ASHBURN, Va. (AP) — When Landon Collins joined Washington in 2019, he told friends something needed to change.
In the two years since he played his first game in burgundy and gold, just about everything has.
Since Ron Rivera took over as coach and head of football operations on New Year’s Day 2020, he has entirely remade the team in his image. Just 18 players brought in by the previous regime led by former president Bruce Allen and coach Jay Gruden are part of Washington’s initial 53-man roster — a quick and substantial overhaul even in a league full of turnover.
“It was much needed,” Collins said. “What Ron is doing now, man, he’s done an amazing job. I just want to be a part of it as long as I can.”
Collins is one of just 11 starters from two seasons ago who are with Washington now, with the majority coming on the offensive and defensive lines. No. 1 receiver Terry McLaurin is the only skill position player left.
“I think we’re headed in the direction we want to be headed in,” Rivera said. “We like the quality of the young men we have on this football team.”
Newcomers run the gamut from 38-year-old “FitzMagic” quarterback Ryan Fitzpatrick to undrafted running back Jaret Patterson and tight end Sammis Reyes, a basketball player from Chile who had never played football until last spring. Reyes is a player general manager Martin Mayhew believes has strong future potential.
“He has every tool that you would want as an athlete,” Mayhew said Tuesday after Washington set its initial 53-man roster. “It’s just getting him to translate that into playing this game.”
Kicker Dustin Hopkins, who along with punter Tress Way remain from the Gruden days, looks back at team photos from previous seasons and understands just how much player movement there is.
Still, he said of Washington’s turnover, “I didn’t realize how much more of that has taken place in the last two years.”
Rivera appreciates that Collins noticed the changes, which have come with the backdrop of owner Dan Snyder dropping the franchise’s old name, an NFL investigation into workplace misconduct and the process of rebranding the organization for modern times.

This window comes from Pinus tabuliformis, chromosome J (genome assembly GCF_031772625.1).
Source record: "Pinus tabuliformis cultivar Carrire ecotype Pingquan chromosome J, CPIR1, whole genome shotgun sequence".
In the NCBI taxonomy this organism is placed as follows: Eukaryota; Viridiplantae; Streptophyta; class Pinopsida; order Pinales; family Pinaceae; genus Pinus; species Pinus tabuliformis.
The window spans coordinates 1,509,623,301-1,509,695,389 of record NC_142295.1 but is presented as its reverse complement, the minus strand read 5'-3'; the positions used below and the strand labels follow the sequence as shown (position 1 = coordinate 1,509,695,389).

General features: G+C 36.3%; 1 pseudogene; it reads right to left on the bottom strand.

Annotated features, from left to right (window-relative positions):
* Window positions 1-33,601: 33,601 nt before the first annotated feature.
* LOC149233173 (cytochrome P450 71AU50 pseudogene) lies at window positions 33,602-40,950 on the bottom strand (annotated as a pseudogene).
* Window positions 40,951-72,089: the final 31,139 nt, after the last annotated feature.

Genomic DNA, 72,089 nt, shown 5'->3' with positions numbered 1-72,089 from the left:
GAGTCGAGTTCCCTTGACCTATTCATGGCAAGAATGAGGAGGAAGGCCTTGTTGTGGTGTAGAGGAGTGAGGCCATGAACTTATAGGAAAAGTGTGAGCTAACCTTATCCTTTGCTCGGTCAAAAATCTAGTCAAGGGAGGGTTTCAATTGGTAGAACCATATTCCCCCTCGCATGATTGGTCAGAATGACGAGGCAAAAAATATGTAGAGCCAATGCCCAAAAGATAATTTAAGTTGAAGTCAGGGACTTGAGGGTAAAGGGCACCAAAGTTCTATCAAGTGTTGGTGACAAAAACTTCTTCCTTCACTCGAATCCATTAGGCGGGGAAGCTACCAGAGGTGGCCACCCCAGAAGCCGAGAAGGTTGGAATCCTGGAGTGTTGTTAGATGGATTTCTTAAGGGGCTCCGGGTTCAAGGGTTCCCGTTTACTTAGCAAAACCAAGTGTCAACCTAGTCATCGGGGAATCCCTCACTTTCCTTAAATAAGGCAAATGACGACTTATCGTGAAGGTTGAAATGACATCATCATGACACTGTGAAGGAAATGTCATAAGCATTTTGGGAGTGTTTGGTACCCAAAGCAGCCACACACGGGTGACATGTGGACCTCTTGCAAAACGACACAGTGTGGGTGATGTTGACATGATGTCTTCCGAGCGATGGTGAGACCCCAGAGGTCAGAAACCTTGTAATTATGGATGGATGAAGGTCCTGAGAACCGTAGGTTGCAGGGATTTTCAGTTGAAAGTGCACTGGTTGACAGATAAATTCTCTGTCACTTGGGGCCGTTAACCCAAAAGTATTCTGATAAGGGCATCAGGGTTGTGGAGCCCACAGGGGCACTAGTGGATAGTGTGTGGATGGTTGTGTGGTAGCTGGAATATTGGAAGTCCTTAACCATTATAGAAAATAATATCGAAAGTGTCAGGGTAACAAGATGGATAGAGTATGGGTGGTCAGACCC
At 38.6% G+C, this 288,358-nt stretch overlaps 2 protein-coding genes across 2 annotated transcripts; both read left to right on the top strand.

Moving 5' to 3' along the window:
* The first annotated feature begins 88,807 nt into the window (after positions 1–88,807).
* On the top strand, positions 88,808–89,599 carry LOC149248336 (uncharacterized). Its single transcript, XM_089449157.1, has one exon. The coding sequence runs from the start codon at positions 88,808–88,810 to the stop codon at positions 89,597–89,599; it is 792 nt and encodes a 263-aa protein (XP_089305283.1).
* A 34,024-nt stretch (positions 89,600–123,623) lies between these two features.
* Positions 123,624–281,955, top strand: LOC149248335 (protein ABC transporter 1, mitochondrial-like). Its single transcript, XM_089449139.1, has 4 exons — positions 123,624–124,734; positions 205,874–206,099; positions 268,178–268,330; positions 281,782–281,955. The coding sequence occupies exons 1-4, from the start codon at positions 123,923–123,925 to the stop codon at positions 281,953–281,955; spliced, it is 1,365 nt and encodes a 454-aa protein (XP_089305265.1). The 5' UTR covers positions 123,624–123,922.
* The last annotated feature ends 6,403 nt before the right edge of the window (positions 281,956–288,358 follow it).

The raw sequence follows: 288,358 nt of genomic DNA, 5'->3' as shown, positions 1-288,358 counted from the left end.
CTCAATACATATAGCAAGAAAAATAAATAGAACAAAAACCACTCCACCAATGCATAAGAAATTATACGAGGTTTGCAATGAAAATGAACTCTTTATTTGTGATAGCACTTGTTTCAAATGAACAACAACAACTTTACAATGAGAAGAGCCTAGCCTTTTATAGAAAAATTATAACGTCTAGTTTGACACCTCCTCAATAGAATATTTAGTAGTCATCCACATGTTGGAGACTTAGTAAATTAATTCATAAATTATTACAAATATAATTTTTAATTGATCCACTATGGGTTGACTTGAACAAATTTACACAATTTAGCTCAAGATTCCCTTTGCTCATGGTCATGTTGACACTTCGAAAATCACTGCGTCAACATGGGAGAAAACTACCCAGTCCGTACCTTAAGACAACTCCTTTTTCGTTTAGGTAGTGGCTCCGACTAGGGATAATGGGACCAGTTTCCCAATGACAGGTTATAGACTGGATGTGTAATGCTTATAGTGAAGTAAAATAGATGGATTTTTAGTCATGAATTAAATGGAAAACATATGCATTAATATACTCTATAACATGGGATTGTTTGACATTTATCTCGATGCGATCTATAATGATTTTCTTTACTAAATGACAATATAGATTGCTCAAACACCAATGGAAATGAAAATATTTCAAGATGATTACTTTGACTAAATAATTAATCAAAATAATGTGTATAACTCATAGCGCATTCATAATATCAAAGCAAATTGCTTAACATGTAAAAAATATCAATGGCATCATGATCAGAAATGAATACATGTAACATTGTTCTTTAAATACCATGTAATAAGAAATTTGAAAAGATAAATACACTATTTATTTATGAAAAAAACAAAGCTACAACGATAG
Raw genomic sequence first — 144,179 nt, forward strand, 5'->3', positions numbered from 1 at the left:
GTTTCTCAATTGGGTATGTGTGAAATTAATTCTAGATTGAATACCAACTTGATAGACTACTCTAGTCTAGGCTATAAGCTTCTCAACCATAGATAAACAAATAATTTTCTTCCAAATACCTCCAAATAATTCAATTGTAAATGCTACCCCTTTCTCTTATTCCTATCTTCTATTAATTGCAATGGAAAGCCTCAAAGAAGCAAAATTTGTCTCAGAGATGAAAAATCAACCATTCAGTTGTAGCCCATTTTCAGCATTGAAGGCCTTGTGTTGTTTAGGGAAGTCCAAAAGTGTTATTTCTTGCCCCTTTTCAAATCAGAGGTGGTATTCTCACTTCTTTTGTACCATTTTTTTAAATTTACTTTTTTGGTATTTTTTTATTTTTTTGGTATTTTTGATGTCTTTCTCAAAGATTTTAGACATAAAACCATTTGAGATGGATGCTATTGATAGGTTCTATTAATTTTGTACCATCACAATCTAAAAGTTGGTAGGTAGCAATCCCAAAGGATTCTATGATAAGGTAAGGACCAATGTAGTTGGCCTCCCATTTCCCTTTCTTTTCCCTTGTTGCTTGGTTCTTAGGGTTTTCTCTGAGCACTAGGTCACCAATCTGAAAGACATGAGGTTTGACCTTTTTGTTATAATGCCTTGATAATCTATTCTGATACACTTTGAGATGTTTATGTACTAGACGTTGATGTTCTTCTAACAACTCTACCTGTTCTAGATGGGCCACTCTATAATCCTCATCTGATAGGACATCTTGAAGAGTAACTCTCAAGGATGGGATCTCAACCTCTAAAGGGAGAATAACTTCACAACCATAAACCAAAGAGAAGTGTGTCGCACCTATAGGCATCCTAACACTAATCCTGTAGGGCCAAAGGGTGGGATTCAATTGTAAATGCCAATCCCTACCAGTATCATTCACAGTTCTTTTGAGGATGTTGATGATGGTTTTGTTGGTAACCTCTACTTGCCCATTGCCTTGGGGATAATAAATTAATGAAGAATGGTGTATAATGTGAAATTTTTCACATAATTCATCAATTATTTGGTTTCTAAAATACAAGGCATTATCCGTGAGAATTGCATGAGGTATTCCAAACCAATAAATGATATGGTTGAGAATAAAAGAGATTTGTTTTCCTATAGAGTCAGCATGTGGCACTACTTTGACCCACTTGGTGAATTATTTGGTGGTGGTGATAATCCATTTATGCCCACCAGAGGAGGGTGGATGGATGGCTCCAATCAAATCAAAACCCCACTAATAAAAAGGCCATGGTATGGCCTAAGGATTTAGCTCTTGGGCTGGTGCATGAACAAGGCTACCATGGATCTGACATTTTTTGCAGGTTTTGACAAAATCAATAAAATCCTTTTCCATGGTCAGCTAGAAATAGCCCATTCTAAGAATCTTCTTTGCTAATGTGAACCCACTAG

On the field, Rivera is taking his part of that seriously.
“One of the things we are trying to do is we’re trying to change things and put things in a position where we accomplish what our intent is — and that is to build a sustainable winning culture,” he said.
Rivera is hoping to build a sustainable winner as he did with Carolina, and that process began with Cam Newton. Asked about New England releasing Newton, Rivera said he was aware of it and added, “Just so you know, Ryan Fitzpatrick is our starting quarterback.”
Fitzpatrick if he’s under center Week 1 against the Chargers would become the fifth different QB to start in just 18 games of Rivera’s tenure. Of that group, veteran Alex Smith and 2019 first-round pick Dwayne Haskins are long gone.
So, now, are three draft picks made by Rivera’s front office: receiver Antonio Gandy-Golden taken in the fourth round and offensive lineman Keith Ismael in the fifth in 2020, along with 2021 seventh-rounder William Bradley-King.
“You really don’t want to cut a guy that you drafted right away, but you want to play the guys that give you the best opportunity to win,” Rivera said last week. “There’s a certain point, every now and then, we just have to admit a mistake to move on.”
Plenty of mistakes were made by Allen and Co., which explains why Washington made the playoffs just twice and never advanced in the 12 seasons before Rivera’s arrival.
Collins noticed a lot of complaining early in his time with Washington and has been pleasantly surprised at the lack of that this year.
“That’s the biggest thing I was worried about,” he said. “They brought some tough guys in here, some great guys, — guys that came out here to compete.”